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From Flavio Junqueira <...@apache.org>
Subject Re: zookeeper deployment strategy for multi data centers
Date Sat, 04 Jun 2016 14:37:40 GMT
There is no black magic going on with weights or hierarchies. Whatever you do, you can't escape
from the curse of the intersection, and I'm sorry for stating the obvious, but that's the
key reason why masking a data center going down out of two is so hard.

In general, using majorities makes it simpler to reason about the problem, in particular because
the failure scenarios are uniform. With weights, you can play some tricks, but they do not
necessarily give you a great advantage. For example, say I have 6 servers, I split them between
two data centers, and I assign a weight of 2 to one of them. I can form a quorum in one single
data center despite the fact that I have an equal number of servers in each data center. I
could alternatively have 5 voting members and one observer and get a similar behavior. One
difference is that in the case the server with weight 2 is up, I can tolerate up to 3 nodes
crashing. If the server with weight 2 is down, then I can tolerate only one additional crash.
With the 5V+1O configuration, I can tolerate two crashed servers always.

The hierarchical stuff starts making sense for me with more complex scenarios. For example,
say I have three data centers and I put three servers in each. Using a hierarchy, I can tolerate
one data center going down plus one crash in each of the remaining data centers, so I can
make progress with 4 nodes up, even though my total is 9. This works because we pick a majority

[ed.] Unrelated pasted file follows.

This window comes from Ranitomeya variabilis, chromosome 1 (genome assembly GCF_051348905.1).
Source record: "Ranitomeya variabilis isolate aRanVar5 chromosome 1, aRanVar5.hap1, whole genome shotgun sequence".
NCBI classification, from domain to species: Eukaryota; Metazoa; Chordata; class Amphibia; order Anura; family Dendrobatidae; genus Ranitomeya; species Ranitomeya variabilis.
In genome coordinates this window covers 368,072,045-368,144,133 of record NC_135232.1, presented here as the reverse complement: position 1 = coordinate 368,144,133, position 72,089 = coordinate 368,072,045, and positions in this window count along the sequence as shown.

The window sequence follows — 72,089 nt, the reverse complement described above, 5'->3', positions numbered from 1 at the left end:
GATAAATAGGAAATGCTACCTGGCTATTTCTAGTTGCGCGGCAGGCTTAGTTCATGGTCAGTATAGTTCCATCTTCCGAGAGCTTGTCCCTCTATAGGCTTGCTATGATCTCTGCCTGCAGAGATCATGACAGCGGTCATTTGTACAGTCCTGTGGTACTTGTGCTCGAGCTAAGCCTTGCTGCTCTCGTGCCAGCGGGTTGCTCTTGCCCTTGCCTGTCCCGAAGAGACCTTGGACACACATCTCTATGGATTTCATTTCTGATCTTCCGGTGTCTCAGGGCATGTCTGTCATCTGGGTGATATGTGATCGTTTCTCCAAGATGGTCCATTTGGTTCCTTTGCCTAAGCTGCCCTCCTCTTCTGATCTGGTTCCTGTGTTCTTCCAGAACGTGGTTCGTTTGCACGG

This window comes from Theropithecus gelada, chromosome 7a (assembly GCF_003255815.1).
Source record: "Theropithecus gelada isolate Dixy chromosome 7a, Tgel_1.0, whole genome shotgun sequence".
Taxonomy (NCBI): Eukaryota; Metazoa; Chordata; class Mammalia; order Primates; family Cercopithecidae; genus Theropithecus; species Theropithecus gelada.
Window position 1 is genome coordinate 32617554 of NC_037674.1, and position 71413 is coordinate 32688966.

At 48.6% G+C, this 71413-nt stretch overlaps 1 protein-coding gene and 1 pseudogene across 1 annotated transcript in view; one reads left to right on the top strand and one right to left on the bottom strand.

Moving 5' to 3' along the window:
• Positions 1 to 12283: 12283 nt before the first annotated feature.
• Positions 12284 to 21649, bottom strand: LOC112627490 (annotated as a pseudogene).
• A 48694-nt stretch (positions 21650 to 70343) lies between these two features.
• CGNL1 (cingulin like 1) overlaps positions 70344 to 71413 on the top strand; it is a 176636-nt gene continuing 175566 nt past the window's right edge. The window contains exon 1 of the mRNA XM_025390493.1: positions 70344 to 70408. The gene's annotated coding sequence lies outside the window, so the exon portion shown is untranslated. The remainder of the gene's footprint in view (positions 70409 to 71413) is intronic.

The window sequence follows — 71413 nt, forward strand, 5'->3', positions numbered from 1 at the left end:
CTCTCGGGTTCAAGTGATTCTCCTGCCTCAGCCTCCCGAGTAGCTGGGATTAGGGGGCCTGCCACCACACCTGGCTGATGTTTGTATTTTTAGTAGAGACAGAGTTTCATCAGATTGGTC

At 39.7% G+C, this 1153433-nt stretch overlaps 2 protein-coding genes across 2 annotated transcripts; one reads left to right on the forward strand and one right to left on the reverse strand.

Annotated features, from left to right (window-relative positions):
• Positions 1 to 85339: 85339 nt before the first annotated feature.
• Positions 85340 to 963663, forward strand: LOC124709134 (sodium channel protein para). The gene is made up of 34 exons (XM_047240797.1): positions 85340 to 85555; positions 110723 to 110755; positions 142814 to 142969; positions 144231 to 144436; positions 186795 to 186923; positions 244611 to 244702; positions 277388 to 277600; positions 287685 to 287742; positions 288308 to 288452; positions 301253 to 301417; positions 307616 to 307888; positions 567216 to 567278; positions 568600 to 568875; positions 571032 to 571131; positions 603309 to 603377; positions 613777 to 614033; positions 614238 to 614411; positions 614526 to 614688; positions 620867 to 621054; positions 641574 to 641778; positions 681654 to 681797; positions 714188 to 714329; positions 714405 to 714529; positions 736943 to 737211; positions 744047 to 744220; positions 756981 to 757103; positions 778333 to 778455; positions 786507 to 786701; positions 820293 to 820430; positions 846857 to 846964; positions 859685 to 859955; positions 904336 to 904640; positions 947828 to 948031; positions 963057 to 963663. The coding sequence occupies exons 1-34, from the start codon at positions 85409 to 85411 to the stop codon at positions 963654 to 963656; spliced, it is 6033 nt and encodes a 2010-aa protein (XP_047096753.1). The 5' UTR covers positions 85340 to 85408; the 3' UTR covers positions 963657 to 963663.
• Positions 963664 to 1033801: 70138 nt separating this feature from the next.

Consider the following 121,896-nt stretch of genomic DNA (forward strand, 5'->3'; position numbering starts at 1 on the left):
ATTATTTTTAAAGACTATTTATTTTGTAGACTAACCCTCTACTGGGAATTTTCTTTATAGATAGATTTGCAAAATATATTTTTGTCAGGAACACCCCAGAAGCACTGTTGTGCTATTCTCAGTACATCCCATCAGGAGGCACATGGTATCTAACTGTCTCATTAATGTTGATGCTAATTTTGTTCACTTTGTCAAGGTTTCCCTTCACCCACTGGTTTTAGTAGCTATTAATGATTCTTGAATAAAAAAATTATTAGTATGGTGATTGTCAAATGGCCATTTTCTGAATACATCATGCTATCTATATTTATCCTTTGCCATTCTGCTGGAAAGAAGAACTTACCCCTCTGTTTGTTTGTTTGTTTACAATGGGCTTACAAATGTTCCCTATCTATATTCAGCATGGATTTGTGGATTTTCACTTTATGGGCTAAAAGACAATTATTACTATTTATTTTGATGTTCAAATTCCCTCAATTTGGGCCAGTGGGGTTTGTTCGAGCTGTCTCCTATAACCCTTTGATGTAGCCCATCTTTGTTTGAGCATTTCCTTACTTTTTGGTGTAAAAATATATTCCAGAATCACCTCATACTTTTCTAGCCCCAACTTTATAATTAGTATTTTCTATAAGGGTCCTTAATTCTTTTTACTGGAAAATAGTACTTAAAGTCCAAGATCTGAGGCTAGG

of votes from a majority of groups. Note that it is not any 4 servers, though. If one data
center is down, then I can't crash two nodes in one of the remaining data centers. Also, because
we only require 4 votes to form a quorum, we require fewer votes to commit requests, and possibly
fewer cross-DC votes. This last observation affects mostly failure scenarios because with
majority, one also needs only two cross-dc votes to form a quorum in the absence of crashes.

The scenario that has been traditionally a problem, and that's really not new, is the active-passive
one, which we can't really make it work transparently. The workaround is to manually reconfigure
servers, knowing that there could be some data loss. Even with reconfiguration in 3.5, we
are still stuck in the case the active goes down because we need an old quorum to get the
reconfiguration to succeed. 

It is possible that the hierarchical approach makes some sense for some scenarios because
of the following argument. It is not always desirable, but say that you want to replicate
synchronously across data centers. If I use the 5V + 1O configuration with 3V in the active
DC and 2V in the passive DC, I can't guarantee that committed requests will be persisted in
at least one node in the passive DC. In fact, to make that guarantee, we need a whole DC worth
of votes + 1. With the hierarchical approach, we can have two groups, which forces every commit
to be replicated in both groups, but I can tolerate crashes in both groups and guarantee that
updates are synchronously replicated. In the case the active DC goes down, we can reconfigure
manually from two groups to one group, and since the replication is synchronous, the passive
DC will have all commits.

Hopefully this analysis is correct and makes some sense. Cross-dc replication is a fascinating